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The Highs and Lows of Humanity

Crime and Cathedrals in Quito


Kelsey and I are now back from the remote Andean highlands, so I can catch you up on all the magnificent adventures we´ve had so far...

During our last full day in Quito, Kelsey and I apparently set out with the unmistakeable sheen of sucker-gringas. In search of a tasty 'desayuno' (breakfast) we were halted by an oh-so-friendly gentleman, the exchange went something like this:
nice man: excuse me! excuse me! (he pointed animatedly at my behind)

confused Megan-gringa: what? what? my behind? (yes, I know it's fantastic, thank you, I was thinking)

Kelsey-gringa: oh no! What do you have all over you?

horrified Megan-gringa: (noticing the nasty looking yellow substance splattered all over her leg and bum) EW! What IS that?!

nice man: un momento! ven conmigo...(leads us into a store, hands us some meager little tissues)

Kelsey-gringa: That's so strange, where did it come from?

Megan-gringa: ewwwwwwwwww!!!!!

formerly nice and now sketchy man: (trying to take off our bags) Here, I take, I take your bags...

Skeptical gringas: um, no, I don't think so.

sketchy man: _______ (rapidly exit stage left)

My head whirling and my faith in mankind slightly tainted, we realized that we'd just starred in a classic distraction-scam - (the man wanted us to put down our bags and distract us while swiftly relieving us of our valuables). Perplexed, we stopped at a very local little diner, ordered the Ecuador cornbread equivalent for breakfast and attempted to wash away the mystery substance. Ah, the day was young and already full of adventure!

Since we'd already foiled a heinous criminal (ha!), the natural next step was an attempt at local transportation. We'd given in to tourist temptation and decided to visit the oh-so-wonderfully-cheesy 'mitad del mundo', which marks the supposed equator. Although our navigation of the bus system was a little bit shaky, we finally made it, snapped the appropriate photos and embarked upon the real reason for our trek out to the ecuador boonies - a breathtaking hike a nearby crater rim. Our path was narrow and mildly terrifying, and the precipitous 400m drop to the crater floor was seemingly the edge of the world (Kelsey was sure to cling to safety). The crater is about 4 km across and is home to an isolated community of 300 families. It looked as though someone had taken a giant scoop from the earth, leaving an enormous valley crowned by stunning green mountains and staggering cliffs. The entire scene was fringed by a halo of clouds inching in to fill the void. Simply breathtaking.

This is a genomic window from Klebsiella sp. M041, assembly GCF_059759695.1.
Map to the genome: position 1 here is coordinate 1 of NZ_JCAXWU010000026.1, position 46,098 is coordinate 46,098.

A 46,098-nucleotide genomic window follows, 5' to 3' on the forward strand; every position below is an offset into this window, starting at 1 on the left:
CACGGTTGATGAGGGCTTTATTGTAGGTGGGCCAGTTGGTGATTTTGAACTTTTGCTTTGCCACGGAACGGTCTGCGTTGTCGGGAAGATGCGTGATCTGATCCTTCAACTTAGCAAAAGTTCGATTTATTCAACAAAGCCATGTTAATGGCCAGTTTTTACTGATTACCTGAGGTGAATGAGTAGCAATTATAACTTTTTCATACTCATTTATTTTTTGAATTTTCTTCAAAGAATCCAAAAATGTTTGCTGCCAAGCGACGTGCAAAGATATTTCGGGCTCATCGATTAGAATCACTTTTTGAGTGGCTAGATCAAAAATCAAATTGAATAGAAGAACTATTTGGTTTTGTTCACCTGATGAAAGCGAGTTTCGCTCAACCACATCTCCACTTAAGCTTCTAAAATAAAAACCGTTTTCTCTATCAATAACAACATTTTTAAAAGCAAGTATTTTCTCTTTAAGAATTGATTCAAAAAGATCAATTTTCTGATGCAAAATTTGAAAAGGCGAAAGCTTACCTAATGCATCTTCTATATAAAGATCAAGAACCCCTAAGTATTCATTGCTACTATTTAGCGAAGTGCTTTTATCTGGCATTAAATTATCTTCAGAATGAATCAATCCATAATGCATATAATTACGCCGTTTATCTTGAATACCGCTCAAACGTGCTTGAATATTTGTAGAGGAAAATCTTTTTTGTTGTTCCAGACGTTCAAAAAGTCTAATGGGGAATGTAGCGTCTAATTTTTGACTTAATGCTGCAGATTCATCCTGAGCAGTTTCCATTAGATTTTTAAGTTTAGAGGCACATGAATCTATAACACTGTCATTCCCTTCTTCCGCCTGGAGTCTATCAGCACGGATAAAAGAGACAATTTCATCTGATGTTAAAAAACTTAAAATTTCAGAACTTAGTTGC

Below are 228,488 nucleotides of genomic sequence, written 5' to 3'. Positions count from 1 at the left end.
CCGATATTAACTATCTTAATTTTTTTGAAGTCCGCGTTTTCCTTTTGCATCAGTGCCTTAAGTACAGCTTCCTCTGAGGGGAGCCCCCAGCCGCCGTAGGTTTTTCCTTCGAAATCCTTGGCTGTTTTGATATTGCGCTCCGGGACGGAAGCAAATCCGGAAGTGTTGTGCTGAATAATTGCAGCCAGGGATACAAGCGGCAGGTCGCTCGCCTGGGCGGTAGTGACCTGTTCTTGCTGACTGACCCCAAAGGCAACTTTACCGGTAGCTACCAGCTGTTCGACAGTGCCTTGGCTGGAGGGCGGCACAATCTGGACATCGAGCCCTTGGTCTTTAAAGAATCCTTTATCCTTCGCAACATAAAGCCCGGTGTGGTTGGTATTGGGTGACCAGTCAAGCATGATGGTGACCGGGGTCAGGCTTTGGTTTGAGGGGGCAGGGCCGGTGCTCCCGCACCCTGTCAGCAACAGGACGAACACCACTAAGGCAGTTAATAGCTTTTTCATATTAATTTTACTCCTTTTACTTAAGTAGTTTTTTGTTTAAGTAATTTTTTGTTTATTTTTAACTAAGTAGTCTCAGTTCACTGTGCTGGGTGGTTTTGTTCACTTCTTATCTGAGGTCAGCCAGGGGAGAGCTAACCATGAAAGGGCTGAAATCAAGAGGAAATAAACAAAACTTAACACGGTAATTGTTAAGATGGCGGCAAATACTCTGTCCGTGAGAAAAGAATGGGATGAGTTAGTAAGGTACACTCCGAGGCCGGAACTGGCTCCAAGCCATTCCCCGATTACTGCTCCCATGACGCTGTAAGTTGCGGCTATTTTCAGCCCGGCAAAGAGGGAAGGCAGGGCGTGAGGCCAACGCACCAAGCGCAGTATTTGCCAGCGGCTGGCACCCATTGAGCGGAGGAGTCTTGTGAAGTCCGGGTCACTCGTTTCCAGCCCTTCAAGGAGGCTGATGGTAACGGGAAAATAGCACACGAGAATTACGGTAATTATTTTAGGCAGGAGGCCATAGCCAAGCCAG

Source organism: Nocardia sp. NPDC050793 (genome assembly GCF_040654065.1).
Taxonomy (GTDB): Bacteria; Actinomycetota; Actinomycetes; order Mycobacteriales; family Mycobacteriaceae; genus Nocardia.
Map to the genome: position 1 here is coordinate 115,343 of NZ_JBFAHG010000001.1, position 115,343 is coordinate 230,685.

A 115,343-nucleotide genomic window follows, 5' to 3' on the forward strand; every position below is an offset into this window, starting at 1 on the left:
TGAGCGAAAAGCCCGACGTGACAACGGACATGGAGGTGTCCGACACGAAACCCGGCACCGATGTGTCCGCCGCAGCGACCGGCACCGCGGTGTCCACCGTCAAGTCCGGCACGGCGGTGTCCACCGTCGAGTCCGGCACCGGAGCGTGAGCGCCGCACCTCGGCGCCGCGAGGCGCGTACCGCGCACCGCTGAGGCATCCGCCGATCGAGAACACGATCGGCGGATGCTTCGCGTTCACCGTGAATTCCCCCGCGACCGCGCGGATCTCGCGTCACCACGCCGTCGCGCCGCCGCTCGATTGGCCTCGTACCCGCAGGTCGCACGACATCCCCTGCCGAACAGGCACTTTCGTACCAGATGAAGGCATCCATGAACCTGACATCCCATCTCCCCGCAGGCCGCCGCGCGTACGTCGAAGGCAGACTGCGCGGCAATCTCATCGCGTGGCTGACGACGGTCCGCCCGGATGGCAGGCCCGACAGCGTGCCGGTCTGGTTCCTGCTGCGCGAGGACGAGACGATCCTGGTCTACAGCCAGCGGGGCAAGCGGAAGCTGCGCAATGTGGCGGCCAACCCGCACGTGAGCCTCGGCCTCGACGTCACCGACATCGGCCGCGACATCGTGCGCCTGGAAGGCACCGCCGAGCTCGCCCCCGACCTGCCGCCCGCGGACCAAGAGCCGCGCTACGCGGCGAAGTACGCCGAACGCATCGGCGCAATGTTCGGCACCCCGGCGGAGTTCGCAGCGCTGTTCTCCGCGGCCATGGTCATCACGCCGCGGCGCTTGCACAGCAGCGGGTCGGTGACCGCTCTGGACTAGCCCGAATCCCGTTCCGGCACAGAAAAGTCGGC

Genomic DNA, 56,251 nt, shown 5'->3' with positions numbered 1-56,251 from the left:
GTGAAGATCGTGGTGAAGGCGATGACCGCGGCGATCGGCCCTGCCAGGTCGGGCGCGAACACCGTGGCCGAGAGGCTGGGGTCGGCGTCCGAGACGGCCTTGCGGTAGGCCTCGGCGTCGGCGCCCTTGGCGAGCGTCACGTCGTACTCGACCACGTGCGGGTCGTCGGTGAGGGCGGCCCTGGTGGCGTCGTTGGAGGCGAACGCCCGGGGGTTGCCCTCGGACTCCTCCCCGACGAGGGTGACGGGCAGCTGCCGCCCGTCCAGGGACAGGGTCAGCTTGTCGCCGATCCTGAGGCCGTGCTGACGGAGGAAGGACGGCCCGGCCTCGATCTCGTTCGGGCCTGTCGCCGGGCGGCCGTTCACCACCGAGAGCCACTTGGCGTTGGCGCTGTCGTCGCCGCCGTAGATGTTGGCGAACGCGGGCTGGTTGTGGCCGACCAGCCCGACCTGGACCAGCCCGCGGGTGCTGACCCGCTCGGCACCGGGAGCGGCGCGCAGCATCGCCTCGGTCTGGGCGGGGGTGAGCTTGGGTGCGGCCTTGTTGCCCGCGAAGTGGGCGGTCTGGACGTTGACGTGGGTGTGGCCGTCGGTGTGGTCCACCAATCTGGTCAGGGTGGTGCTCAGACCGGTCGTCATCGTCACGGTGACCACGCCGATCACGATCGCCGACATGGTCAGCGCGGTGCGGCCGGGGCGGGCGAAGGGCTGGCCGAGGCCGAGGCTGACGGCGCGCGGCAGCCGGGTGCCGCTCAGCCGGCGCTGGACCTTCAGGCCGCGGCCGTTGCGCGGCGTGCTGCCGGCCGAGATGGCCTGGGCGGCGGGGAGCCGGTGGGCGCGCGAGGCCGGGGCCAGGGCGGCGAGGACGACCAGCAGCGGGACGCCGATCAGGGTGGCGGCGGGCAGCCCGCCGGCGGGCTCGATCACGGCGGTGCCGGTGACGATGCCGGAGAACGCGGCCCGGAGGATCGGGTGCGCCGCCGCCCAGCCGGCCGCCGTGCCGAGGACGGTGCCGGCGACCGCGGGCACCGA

From our perch high above the world, we could also see the real equator marked by a monument of an ancient civilization 250m from the disney-world equivalent - apparently modern day technology is a titch inferior! Standing there, staring at the Ecuadorian distance, our indigenous guide played a mezmerizing little tune in commemoration of the powers of the ancients. Ahhh, que fabuloso.


Kels and I successfully manuevered our way back to Quito, bound and determined to pop into the massive cathedral we´d seen on our way to the fakequator. The cathedral - dubbed: ´la iglesia de la basilica del voto nacional' - looks as though it was plucked straight out of Gothic Europe. We soon learned from a kindly old man inside that it is a replica of Notre Dame - and that the hearty (or fool-hardy?) can climb to the top of the magnificent spires... You know I simply can´t resist such temptation! Kelsey gulped.

To reach the very top of the tallest towers, one must scale hundreds of stairs, saunter through the rafters on a rickety plank of wood, and clamber up a number of extremely questionable ladders. Kelsey stopped short of a number of opportunities - wide-eyed and mystified, she held my belongings as I very slowly conquered a construction jutting out over thin air. As cool as I pretended to be, I was shaking rather fiercely.

We also climbed to the belfry, where I actually got to ring the magnificent bells! From now on, I shall be known as Quasi-Meg-o. I left Kelsey in the belfry, pondering the dignity of a cathedral death as I went up to the second-to-last level...my intrepid spirit stopped short at the chicken-wire and rafter construction of the very top. Those perhaps a bit more foolish than I had even slipped outside the cathedral to squat upon a tiny stone outcrop. I couldn´t bring myself to stand a thousand feet (or more!) above quito on two feet of stone (woulda made a good story though...)

We clambered back down to earth, both shaken and stirred but wholly victorious. Our entire experience had been appropriately menacing - an effect certainly amplified by a very black and threatening sky. As the rain poured down, we imagined ourselves as part of an utterly tragic Gothic romance novel...

After an odd dinner of Ecuadorian-Chinese, Kelsey and I tucked it in for the night - ready for our next day departure to the Andean highlands.

Posted by MegMc2003 15:54 Archived in Ecuador

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